Supply glut will weigh on rents in Hung Hom, Tsuen Wan, Tseung Kwan O and Kai Tak districts
Investors will struggle to find tenants as a total of 23,200 apartments will be completed between May and December
Investors who bought new apartments in the Hong Kong districts of Hung Hom, Tsuen Wan, Tseung Kwan O and Kai Tak about three years ago face intense competition for tenants, as thousands of apartments are due for delivery and this could lead to a fast and sharp decline in rents, agents said.
An abundant supply of completed apartments will become available for leasing in these areas, particularly tiny apartments, said agents.
Those who invested in the 1,008-unit Upper East development in Hung Hom comprising small apartments ranging from 194 sq ft to 375 sq ft, will receive their keys from the builder, Kowloon Development, in late August. They are expected to suffer the most.
“The smallest flat of 194 sq ft may just go for about HK$10,000 a month,” said Rocky Wong, sales director at Hong Kong-based Centaline Property Agency, who added the new development now has about 200 “pre-lease” listings, or leasing before developments are available for moving in. This will be the lowest total rent for a new flat in the area.
According to real state brokerage Ricacorp Properties, about 65 per cent of investors in Upper East may look to lease their apartments.
Carven Yan, regional associate director at real estate brokerage Midland Realty, said Upper East investors may have to lower their rents by about 10 per cent to lease their apartments quickly. This is because these investors might face financial pressure from a mortgage plan offered by the developer that had a relatively high interest rate but did not require proof of income.
With about 650 units ready for renting soon, Yan said he expected rents for studios at Upper East to drop to about HK$12,000 (US$1,529) to HK$13,000 a month, or about HK$50 per square foot. This is about 15 per cent down from the HK$15,000 to HK$17,000 a month, or about HK$65 per square foot, recorded in the area.
A total of 23,200 apartments will be completed between May and December in Hong Kong this year. Of these, 5 per cent – or 1,120 – will be nano apartments measuring below 200 sq ft, according to real estate consultancy JLL. “Most supply will be seen in the New Territories, at 52 per cent of the total,” said Cathie Chung, the national director of research at JLL in Hong Kong.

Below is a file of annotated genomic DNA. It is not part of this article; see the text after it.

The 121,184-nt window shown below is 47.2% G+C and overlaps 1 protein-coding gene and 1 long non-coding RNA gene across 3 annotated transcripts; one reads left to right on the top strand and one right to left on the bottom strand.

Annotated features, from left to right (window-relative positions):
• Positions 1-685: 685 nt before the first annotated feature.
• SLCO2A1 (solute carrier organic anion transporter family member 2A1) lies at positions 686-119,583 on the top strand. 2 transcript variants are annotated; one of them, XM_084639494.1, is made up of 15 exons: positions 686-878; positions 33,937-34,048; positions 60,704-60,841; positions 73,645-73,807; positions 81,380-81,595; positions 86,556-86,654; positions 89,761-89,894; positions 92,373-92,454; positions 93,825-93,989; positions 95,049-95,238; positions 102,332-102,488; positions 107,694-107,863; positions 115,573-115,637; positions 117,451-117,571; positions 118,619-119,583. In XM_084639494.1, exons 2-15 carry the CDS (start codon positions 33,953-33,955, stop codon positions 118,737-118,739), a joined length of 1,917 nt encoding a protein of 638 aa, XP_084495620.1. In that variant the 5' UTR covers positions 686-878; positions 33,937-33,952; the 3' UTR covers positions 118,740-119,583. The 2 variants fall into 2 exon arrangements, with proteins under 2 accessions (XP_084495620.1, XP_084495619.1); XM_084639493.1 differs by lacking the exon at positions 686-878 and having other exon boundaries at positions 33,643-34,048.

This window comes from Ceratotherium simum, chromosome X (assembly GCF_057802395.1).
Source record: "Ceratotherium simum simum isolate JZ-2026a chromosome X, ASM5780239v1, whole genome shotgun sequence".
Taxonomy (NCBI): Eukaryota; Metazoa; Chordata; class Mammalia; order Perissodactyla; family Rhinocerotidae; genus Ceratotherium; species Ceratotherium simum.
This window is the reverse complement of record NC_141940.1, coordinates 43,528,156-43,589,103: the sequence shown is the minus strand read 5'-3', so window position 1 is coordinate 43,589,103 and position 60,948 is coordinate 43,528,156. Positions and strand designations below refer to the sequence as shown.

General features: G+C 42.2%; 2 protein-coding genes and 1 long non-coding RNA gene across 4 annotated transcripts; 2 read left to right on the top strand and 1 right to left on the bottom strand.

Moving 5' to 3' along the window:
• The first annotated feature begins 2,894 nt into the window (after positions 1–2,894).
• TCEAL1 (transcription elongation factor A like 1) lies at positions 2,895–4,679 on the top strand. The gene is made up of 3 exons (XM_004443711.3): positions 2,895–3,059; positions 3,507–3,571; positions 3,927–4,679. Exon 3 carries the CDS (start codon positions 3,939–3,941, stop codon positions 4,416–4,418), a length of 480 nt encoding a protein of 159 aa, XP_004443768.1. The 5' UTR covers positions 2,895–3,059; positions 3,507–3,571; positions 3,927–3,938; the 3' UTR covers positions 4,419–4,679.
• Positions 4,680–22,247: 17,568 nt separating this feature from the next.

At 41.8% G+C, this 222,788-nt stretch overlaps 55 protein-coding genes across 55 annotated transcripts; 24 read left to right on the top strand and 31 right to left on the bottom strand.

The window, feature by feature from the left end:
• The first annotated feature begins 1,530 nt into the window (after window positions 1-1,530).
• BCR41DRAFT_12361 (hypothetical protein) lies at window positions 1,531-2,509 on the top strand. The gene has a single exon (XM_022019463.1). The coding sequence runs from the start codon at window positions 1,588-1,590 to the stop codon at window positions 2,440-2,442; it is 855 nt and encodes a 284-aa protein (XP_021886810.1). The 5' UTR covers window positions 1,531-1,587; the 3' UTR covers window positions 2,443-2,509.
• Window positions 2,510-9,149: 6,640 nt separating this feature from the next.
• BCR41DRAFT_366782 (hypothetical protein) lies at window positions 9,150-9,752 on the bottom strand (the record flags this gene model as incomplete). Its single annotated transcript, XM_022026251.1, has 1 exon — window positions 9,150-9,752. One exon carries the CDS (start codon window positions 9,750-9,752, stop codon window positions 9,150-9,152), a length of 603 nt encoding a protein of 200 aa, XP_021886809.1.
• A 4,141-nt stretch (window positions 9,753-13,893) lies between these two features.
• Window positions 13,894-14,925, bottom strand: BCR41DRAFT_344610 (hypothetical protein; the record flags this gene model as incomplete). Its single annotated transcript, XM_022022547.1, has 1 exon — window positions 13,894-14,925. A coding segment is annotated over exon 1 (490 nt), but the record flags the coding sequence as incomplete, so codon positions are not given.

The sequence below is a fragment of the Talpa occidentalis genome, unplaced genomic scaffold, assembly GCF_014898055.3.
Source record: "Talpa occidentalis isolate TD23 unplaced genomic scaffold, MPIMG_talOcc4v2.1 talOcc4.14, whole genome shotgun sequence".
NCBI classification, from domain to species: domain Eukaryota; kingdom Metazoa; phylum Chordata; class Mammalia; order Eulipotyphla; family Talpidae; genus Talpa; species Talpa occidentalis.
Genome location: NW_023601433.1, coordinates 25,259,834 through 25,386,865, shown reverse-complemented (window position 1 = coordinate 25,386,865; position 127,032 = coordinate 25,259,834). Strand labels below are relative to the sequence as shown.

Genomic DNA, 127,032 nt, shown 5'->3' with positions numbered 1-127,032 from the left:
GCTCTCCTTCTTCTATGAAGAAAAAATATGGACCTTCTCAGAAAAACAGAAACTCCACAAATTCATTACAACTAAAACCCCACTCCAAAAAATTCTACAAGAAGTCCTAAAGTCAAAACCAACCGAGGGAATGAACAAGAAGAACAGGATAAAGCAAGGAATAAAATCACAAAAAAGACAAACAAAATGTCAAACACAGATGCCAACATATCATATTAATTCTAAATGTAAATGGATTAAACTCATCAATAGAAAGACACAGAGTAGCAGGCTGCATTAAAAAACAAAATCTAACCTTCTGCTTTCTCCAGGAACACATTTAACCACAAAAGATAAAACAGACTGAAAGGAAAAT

“The micro apartment supply is mainly concentrated in Kowloon, followed by the New Territories, with some notable projects such as Upper East in Hung Hom and T Plus in Tuen Mun,” she added.
A similar situation may unfold in Tsuen Wan, where The Pavilia Bay by New World Development and Vanke Property (Hong Kong) Company is due for delivery in August.
“Rents in Tsuen Wan may record downward pressure of about 10 per cent in the first two months,” said Ringo Leung, sales director at Midland Realty. A 713 sq ft flat in City Point, a four-year-old development in Tsuen Wan, was leased for HK$23,500, or HK$33 per square foot, this month.
“Whenever buyers move into a new project, there may be a little downward pressure on rent,” said Dicky Au, principal regional director at Ricacorp. He said landlords in Tseung Kwan O might initially offer a discount of about 5 to 8 per cent to reduce rental stock after the development lets buyers move in.
The number of pre-lease listings could be high. For instance, Kai Tak has 500 pre-lease listings, according to Ricacorp, and Tsuen Wan has about 300 pre-lease listings at The Pavilia Bay, according to Midland Realty.
In Kai Tak, 2,625 apartments will become available in K Wah International’s K City, K&K Property Holding’s Victoria Skye and Poly Property Group’s Vibe Centro. In Tseung Kwan O, 2,388 apartments will become available in Wheelock Properties’ Monterey, Chinachem Group’s The Papillons and Alto Residences by Lai Sun Group and Empire Group. In Tsuen Wan, 983 apartments will be available in The Pavilia Bay by New World Development and Vanke Property (Hong Kong) Company.
Rents in Hong Kong recorded a 25-month rally, between April 2016 and May this year, rising by 16.3 per cent, according to Rating and Valuation Department.
And renters looking for bargains should move quickly once properties become available, said Ricacorp’s Au, because a lot of apartments will be rented out in a short period, for example a month, after which rents could rise to their normal level.
And as the downward pressure on rents only appears after developments are available for moving in, those who look for listings before developments let buyers move in may be disappointed. “Landlords tend to be more ambitious in quoting rents when developments are not complete,” said Eric Ching, regional director at Ricacorp.
But pre-leasing has started at these developments. The first apartment to be pre-leased at The Pavilia Bay, where buyers will be able to move in in November at the earliest, a one-bedroom flat measuring 347 sq ft, went for HK$14,500, or HK$41.8 per square foot, last week.